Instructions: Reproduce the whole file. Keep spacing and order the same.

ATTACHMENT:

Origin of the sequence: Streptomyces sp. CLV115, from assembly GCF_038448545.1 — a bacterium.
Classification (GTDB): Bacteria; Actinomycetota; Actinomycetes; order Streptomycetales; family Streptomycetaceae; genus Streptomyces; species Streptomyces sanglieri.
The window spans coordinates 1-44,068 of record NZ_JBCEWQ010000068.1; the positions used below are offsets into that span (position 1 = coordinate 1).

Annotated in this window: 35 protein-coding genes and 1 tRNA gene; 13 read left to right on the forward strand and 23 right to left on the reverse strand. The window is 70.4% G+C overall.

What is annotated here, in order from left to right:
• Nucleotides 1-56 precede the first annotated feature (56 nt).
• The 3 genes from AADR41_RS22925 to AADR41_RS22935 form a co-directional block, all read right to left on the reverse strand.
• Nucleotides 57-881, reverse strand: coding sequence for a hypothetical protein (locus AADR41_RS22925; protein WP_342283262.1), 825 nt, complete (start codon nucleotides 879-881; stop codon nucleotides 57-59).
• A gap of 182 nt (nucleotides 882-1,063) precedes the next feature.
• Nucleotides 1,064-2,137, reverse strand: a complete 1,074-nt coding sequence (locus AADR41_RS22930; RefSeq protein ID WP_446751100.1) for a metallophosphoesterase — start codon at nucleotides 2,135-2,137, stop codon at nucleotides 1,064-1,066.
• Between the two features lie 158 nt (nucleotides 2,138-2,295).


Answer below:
Origin of the sequence: Streptomyces sp. CLV115, from assembly GCF_038448545.1 — a bacterium.
Classification (GTDB): Bacteria; Actinomycetota; Actinomycetes; order Streptomycetales; family Streptomycetaceae; genus Streptomyces; species Streptomyces sanglieri.
The window spans coordinates 1-44,068 of record NZ_JBCEWQ010000068.1; the positions used below are offsets into that span (position 1 = coordinate 1).

Annotated in this window: 35 protein-coding genes and 1 tRNA gene; 13 read left to right on the forward strand and 23 right to left on the reverse strand. The window is 70.4% G+C overall.

What is annotated here, in order from left to right:
• Nucleotides 1-56 precede the first annotated feature (56 nt).
• The 3 genes from AADR41_RS22925 to AADR41_RS22935 form a co-directional block, all read right to left on the reverse strand.
• Nucleotides 57-881, reverse strand: coding sequence for a hypothetical protein (locus AADR41_RS22925; protein WP_342283262.1), 825 nt, complete (start codon nucleotides 879-881; stop codon nucleotides 57-59).
• A gap of 182 nt (nucleotides 882-1,063) precedes the next feature.
• Nucleotides 1,064-2,137, reverse strand: a complete 1,074-nt coding sequence (locus AADR41_RS22930; RefSeq protein ID WP_446751100.1) for a metallophosphoesterase — start codon at nucleotides 2,135-2,137, stop codon at nucleotides 1,064-1,066.
• Between the two features lie 158 nt (nucleotides 2,138-2,295).